The most labor-intensive task for lift stations is routine preventive maintenance. A well planned maintenance program for lift station pumps prevents unnecessary equipment wear and downtime. Lift station operators must maintain an inventory of critical spare parts. The number of spare parts in the inventory depends on the critical needs of the unit, the rate at which the part normally fails, and the availability of the part. The operator should tabulate each pumping element in the system and its recommended spare parts. This information is typically available from the operation and maintenance manuals provided with the lift station.
Performance of routine and preventative maintenance can save the onsite lift station owner from costly repair bills. The following are suggestions that may insure fewer breakdowns and problems:
* Wet wells should be pumped out and cleaned at least twice a year, or more often if necessary, to prevent solids and grease build-up. Build-up of solids can create odors and damage the pump.
* Inspection of submersible pumps should be performed quarterly. Inspection of the impeller should be performed quarterly or when motor hours are not within 10% of each other. The inspections would assure that the impeller is free of debris.
* Inspection of the check valves should be performed at least twice a year to insure proper working order and to prevent backflow from the force main to the wet well.
* Cleaning and inspections of floats four times a year assure proper performance. The buildup of grease prevents floats from working properly.
* Inspection of the light and alarm systems should be performed weekly. An alarm system in working order can alert you to problems immediately.
* Installation of hour meters on each motor will give one an accurate record of how often each motor is cycling; and hence, the amount of water being pumped through the system. A logbook of motor hours, dates and maintenance performed should be kept.
* Amp readings should be taken at least once a month on each motor in the on-site lift station. If the amp readings do not meet the manufacturer’s specifications, it is an indication that debris is lodged in the propeller within the motor, or that water has entered the motor housing or the wiring.
* A semi-annual inspection of all electrical motor control equipment to find poor connections and worn parts should be performed.
* Connection points to a generator in a lift station should be checked and tightened annually.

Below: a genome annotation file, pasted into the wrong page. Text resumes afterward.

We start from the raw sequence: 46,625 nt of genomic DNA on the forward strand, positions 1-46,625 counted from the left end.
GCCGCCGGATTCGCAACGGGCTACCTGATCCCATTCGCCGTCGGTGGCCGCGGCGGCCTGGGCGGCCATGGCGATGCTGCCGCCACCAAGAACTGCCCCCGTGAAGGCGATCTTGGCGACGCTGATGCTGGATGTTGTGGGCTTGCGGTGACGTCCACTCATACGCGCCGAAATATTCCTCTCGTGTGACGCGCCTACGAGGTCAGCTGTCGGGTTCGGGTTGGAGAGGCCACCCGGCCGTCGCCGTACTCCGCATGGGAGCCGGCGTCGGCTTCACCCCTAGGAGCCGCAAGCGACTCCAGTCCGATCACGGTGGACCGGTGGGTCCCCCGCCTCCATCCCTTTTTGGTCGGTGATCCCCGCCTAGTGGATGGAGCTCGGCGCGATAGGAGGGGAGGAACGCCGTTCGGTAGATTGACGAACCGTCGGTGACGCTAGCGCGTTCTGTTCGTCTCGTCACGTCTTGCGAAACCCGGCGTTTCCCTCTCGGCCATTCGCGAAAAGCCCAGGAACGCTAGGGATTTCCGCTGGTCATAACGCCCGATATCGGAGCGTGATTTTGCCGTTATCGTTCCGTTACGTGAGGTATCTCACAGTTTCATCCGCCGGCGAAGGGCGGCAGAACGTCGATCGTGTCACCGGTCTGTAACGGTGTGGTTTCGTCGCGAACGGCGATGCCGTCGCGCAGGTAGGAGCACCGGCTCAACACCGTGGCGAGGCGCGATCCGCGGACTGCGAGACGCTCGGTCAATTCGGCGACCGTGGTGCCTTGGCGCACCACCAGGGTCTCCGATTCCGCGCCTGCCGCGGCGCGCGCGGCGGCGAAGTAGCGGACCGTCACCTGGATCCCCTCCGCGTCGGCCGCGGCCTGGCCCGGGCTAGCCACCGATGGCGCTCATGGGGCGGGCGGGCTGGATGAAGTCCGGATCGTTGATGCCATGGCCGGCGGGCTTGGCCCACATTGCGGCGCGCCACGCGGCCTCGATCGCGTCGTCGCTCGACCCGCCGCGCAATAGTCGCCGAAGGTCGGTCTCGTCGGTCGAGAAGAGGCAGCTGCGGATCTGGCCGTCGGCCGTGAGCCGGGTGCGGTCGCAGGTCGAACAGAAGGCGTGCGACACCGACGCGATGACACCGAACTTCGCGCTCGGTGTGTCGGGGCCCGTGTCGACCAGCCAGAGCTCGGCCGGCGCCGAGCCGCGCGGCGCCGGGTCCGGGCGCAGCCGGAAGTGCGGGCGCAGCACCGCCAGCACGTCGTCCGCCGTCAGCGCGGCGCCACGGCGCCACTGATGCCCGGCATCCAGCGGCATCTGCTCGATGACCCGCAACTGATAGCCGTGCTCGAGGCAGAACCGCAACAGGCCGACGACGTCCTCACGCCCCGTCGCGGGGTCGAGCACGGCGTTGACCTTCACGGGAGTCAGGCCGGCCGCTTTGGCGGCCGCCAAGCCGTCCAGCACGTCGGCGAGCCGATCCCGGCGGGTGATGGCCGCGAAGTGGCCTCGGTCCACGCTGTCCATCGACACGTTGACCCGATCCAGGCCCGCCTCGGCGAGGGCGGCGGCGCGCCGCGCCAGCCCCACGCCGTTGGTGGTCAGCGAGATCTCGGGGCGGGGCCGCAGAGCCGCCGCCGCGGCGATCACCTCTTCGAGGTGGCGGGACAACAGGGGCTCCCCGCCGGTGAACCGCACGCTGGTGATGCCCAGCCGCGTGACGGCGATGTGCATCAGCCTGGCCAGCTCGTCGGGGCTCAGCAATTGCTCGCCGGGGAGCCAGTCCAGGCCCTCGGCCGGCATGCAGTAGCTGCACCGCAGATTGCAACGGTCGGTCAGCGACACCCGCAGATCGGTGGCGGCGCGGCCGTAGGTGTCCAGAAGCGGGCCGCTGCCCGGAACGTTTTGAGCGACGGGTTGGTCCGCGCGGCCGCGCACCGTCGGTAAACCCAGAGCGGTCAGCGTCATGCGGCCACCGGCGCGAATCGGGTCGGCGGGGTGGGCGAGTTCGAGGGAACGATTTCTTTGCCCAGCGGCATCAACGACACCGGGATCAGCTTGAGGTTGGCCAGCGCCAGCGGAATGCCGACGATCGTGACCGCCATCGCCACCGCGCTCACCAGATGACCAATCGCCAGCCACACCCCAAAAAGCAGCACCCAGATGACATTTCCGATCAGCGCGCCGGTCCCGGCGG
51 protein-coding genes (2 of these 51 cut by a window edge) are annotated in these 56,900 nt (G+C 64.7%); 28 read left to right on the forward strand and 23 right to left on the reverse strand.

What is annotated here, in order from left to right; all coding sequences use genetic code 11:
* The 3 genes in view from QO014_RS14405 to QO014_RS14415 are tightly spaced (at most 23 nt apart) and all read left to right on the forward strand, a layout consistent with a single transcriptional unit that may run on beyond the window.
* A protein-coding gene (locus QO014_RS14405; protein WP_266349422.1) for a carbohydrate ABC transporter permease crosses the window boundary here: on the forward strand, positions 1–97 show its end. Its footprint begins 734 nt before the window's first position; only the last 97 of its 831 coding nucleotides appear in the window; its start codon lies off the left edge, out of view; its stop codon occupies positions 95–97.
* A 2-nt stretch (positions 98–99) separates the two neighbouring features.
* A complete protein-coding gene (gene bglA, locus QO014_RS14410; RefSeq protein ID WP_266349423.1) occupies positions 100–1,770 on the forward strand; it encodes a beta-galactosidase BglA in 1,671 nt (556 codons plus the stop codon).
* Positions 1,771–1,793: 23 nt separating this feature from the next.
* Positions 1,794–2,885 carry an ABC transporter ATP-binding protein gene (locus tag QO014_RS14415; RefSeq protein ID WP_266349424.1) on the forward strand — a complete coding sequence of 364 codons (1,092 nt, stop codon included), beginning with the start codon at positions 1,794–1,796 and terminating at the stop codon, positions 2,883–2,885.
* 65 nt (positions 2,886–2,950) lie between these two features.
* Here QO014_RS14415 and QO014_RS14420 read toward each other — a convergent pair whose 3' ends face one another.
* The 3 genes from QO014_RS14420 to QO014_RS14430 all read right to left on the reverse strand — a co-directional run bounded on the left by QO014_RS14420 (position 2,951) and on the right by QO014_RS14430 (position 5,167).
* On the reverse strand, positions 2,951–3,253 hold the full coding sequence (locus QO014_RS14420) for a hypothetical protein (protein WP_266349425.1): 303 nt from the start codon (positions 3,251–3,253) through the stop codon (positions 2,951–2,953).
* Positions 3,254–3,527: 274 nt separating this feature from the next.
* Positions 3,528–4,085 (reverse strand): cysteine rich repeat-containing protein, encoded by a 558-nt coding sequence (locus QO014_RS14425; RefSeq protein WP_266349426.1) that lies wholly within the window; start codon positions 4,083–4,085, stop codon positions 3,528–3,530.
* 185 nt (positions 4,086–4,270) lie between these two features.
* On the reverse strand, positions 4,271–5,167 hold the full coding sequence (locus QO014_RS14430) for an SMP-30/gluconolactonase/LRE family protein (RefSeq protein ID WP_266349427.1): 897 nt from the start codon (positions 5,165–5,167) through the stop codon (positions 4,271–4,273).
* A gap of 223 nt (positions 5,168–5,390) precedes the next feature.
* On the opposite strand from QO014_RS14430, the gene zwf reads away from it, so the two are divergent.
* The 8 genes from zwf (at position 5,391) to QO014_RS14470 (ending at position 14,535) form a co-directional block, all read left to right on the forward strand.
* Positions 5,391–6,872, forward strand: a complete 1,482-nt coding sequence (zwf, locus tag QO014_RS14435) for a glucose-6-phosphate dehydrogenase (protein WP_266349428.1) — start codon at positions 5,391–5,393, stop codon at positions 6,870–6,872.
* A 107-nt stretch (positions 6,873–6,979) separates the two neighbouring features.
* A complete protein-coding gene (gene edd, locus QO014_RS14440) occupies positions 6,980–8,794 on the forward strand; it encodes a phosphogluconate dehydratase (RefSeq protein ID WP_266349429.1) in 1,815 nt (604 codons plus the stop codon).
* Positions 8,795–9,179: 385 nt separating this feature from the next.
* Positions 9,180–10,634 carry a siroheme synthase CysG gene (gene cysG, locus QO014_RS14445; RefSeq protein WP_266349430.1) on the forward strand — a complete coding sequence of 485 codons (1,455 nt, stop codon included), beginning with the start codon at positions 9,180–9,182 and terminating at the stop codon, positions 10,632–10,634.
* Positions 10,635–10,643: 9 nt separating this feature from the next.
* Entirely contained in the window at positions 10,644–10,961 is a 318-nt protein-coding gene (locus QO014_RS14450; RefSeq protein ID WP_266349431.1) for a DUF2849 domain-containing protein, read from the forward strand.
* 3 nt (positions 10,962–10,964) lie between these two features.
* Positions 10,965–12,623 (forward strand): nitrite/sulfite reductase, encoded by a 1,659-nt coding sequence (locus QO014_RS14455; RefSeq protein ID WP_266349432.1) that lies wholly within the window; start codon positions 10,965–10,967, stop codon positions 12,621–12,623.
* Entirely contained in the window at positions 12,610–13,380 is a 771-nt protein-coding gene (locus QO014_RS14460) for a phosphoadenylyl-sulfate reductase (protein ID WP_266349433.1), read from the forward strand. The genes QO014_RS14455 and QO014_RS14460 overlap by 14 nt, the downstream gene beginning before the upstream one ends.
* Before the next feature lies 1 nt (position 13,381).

Costs Lift station costs depend on many factors, including:
* Wastewater quality, quantity, and projections
* Zoning and land use planning of the area where the lift station will be located
* Alternatives for standby power sources
* Operation and maintenance needs and support
* Soil properties and underground conditions
* Required lift to the receiving (discharge) sewer line
* The severity of impact of accidental sewage spill upon the local area
* The need for an odor control system
These site and system specific factors must be examined and incorporated in preparing a lift station cost estimate. The most important factors influencing cost are the design lift station capacity and the installed pump power. Another cost factor is the lift station complexity.
Factors which classify a lift station as complex include two or more of the following:
Extent of excavation
Congested site and/or restricted access
Extensive dewatering requirements, such as cofferdams
Site conflicts, including modification or removal of existing facilities
Special foundations, including piling
Dual power supply and on-site switch stations and emergency power generator
High pumping heads (design heads in excess of 200 ft)
Mechanical, electrical, and control equipment delivered to a pumping station construction site typically account for 15 to 30 percent of total construction costs. Lift station construction has a significant economy-of-scale. Typically, if the capacity of a lift station is increased 100 percent, the construction cost would increase only 50 to 55 percent. An important consideration is that two identical lift stations will cost 25 to 30 percent more than a single station of the same combined capacity. Usually, complex lift stations cost two to three times more than more simple lift stations with no construction complications.